Lesniewski accepted the chair of the philosophy of mathematics at Warsaw in 1919 and Sierpiński was appointed at the same time. These appointments were of great significance since Alfred took a course on logic given by Lesniewski who quickly saw his genius and persuaded him to change from biology to mathematics. It was a defining moment for Alfred who now came under the influence not only of Lesniewski but also of Łukasiewicz, Sierpiński, Mazurkiewicz, and the philosopher Kotarbinski. He attended courses by all these leading academics and showed his genius by quickly matching the brilliance of his teachers. In 1920 he had a short spell in the Polish army in the middle of his studies.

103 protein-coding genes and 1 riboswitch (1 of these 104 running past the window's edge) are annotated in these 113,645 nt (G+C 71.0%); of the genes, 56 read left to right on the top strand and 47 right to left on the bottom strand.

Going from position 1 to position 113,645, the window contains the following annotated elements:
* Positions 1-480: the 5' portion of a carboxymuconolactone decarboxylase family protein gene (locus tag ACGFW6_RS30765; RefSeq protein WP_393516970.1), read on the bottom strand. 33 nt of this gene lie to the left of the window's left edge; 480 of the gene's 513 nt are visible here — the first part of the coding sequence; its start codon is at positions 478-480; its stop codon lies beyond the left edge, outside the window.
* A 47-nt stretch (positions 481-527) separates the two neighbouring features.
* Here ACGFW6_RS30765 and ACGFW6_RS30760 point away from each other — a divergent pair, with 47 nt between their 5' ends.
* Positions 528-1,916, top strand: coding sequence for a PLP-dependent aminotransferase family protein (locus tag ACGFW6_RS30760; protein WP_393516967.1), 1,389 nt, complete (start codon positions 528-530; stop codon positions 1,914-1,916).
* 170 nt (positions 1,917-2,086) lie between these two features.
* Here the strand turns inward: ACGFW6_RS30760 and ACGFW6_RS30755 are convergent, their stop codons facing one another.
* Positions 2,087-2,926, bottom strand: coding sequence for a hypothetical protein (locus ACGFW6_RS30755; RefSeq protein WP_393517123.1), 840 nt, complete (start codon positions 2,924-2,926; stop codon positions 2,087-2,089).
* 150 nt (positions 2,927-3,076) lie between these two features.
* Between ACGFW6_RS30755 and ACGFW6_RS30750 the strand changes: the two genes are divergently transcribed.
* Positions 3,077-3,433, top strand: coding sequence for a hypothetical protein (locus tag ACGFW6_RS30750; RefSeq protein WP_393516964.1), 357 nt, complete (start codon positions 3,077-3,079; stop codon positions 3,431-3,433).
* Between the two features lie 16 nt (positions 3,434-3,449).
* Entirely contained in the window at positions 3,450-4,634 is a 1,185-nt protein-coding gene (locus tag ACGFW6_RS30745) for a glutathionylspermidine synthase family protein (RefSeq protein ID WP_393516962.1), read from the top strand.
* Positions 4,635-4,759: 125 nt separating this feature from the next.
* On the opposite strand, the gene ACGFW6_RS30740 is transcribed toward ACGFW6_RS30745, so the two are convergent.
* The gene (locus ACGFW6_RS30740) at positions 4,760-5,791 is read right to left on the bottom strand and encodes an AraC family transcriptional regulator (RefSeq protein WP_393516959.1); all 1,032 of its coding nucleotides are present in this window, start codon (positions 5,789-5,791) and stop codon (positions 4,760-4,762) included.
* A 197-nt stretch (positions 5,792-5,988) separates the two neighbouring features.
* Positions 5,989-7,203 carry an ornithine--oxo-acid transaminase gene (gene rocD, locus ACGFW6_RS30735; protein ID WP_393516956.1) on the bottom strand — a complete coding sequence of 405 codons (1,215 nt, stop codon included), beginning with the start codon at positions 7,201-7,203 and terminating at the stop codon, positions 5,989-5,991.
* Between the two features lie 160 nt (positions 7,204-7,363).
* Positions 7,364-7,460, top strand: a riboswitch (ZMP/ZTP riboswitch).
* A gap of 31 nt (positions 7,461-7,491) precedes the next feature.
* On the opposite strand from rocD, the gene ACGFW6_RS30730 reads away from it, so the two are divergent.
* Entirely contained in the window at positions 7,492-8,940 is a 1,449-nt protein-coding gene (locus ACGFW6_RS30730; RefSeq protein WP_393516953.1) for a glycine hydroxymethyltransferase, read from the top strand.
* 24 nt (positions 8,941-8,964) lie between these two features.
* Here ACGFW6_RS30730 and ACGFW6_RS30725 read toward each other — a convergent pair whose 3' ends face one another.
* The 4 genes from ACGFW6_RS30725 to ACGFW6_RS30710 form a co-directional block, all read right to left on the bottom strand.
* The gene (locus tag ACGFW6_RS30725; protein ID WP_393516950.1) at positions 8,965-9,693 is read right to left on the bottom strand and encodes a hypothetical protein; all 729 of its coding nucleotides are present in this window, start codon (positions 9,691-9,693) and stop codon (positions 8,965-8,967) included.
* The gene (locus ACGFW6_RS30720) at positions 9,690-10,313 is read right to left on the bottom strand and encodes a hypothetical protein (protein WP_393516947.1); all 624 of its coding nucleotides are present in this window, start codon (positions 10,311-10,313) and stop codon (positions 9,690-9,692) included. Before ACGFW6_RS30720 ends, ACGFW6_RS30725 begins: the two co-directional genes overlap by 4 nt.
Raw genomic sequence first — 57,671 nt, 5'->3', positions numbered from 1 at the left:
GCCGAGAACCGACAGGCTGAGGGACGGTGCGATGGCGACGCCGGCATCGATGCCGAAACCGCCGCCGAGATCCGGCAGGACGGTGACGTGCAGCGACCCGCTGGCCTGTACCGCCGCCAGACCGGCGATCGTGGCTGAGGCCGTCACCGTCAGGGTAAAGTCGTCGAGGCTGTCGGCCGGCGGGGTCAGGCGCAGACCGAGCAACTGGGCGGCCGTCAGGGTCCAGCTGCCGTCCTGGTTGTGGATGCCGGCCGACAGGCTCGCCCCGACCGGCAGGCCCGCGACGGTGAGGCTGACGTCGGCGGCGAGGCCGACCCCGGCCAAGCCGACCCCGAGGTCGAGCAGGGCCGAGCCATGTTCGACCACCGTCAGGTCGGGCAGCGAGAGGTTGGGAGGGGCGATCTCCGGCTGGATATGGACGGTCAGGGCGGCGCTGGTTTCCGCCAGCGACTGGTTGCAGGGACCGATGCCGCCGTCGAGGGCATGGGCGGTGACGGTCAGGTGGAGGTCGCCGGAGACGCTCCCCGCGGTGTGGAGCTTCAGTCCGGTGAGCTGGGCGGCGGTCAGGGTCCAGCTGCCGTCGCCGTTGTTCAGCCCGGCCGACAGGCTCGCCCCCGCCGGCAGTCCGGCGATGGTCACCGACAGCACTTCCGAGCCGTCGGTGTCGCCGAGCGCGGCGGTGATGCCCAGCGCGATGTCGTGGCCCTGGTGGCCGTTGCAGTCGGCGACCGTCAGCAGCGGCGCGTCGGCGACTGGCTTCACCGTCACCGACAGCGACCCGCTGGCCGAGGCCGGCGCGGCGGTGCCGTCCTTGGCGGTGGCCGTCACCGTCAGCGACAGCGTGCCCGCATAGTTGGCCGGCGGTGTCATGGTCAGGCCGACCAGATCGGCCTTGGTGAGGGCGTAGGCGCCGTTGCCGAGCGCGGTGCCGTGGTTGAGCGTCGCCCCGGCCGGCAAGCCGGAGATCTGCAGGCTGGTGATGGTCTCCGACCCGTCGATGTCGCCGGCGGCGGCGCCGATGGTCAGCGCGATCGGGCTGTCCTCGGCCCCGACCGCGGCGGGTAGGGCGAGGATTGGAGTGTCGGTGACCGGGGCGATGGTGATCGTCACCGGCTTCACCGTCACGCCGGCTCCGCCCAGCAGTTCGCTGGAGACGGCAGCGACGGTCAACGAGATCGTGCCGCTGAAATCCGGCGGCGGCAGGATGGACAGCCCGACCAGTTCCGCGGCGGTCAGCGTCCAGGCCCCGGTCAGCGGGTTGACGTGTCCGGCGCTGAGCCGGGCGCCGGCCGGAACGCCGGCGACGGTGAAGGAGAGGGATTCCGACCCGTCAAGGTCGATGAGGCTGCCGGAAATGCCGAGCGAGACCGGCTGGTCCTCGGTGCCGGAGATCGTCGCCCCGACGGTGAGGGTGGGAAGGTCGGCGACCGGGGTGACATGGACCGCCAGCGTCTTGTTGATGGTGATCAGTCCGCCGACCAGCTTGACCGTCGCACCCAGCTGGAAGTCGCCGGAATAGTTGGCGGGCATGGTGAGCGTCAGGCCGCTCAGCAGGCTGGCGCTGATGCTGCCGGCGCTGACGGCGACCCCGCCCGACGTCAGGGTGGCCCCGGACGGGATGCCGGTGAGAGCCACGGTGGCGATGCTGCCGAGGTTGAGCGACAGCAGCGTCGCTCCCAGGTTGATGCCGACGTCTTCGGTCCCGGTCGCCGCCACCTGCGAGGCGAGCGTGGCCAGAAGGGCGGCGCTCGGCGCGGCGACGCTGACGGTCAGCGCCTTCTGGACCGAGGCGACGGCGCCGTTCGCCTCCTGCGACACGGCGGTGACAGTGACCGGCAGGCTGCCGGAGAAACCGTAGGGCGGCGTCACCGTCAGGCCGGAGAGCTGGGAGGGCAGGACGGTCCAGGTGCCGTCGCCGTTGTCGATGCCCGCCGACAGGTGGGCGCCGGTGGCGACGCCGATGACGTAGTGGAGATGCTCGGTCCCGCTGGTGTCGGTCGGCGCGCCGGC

It was around 1923 that Alfred Teitelbaum changed his name to Alfred Tarski. There were a number of reasons for the name change and for the other major change to his life which he decided to make at the same time, namely to change his religion from the Jewish faith to become a Roman Catholic. It was not just Alfred who made these two major moves, for his brother Wacław took the name of Tarski and embraced Roman Catholicism at the same time. We have explained the new beginnings that Poland had experienced in the few years before this, and there were strong nationalist feelings in the country. There is no doubt that Tarski was strongly influenced by these feelings and wished to be a Pole and not a Jew. Both the name change and the change of religion made him more Polish. There was also the realisation that anti-Semitic views in the country made it almost impossible for a Jew to be appointed to a university post and Tarski, nearing the end of his doctoral studies, certainly wished to follow an academic career.